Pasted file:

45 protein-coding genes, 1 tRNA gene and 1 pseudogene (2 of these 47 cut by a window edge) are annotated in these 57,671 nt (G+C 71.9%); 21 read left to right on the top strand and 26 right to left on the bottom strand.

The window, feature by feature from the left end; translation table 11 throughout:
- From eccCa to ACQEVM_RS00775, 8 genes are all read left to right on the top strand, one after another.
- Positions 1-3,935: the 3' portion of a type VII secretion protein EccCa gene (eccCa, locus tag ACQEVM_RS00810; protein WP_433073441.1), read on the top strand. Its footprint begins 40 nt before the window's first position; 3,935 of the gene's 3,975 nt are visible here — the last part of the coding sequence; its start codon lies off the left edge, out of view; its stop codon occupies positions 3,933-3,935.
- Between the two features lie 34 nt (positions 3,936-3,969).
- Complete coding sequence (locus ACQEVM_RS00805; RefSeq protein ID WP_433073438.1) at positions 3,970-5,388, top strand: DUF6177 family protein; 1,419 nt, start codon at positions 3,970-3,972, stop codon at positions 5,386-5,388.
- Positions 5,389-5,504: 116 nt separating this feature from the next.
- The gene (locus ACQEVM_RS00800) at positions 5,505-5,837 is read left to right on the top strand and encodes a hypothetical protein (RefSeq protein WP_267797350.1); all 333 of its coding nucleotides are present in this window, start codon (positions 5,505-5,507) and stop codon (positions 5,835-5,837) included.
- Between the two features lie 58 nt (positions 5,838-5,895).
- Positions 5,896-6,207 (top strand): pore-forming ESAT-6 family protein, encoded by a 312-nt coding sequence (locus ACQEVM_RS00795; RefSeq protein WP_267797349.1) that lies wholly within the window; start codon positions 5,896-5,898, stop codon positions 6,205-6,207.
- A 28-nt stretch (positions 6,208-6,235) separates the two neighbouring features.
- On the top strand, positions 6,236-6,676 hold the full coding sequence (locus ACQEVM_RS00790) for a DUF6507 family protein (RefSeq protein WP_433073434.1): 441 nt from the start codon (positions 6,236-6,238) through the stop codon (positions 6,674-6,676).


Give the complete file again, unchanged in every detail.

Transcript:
45 protein-coding genes, 1 tRNA gene and 1 pseudogene (2 of these 47 cut by a window edge) are annotated in these 57,671 nt (G+C 71.9%); 21 read left to right on the top strand and 26 right to left on the bottom strand.

The window, feature by feature from the left end; translation table 11 throughout:
- From eccCa to ACQEVM_RS00775, 8 genes are all read left to right on the top strand, one after another.
- Positions 1-3,935: the 3' portion of a type VII secretion protein EccCa gene (eccCa, locus tag ACQEVM_RS00810; protein WP_433073441.1), read on the top strand. Its footprint begins 40 nt before the window's first position; 3,935 of the gene's 3,975 nt are visible here — the last part of the coding sequence; its start codon lies off the left edge, out of view; its stop codon occupies positions 3,933-3,935.
- Between the two features lie 34 nt (positions 3,936-3,969).
- Complete coding sequence (locus ACQEVM_RS00805; RefSeq protein ID WP_433073438.1) at positions 3,970-5,388, top strand: DUF6177 family protein; 1,419 nt, start codon at positions 3,970-3,972, stop codon at positions 5,386-5,388.
- Positions 5,389-5,504: 116 nt separating this feature from the next.
- The gene (locus ACQEVM_RS00800) at positions 5,505-5,837 is read left to right on the top strand and encodes a hypothetical protein (RefSeq protein WP_267797350.1); all 333 of its coding nucleotides are present in this window, start codon (positions 5,505-5,507) and stop codon (positions 5,835-5,837) included.
- Between the two features lie 58 nt (positions 5,838-5,895).
- Positions 5,896-6,207 (top strand): pore-forming ESAT-6 family protein, encoded by a 312-nt coding sequence (locus ACQEVM_RS00795; RefSeq protein WP_267797349.1) that lies wholly within the window; start codon positions 5,896-5,898, stop codon positions 6,205-6,207.
- A 28-nt stretch (positions 6,208-6,235) separates the two neighbouring features.
- On the top strand, positions 6,236-6,676 hold the full coding sequence (locus ACQEVM_RS00790) for a DUF6507 family protein (RefSeq protein WP_433073434.1): 441 nt from the start codon (positions 6,236-6,238) through the stop codon (positions 6,674-6,676).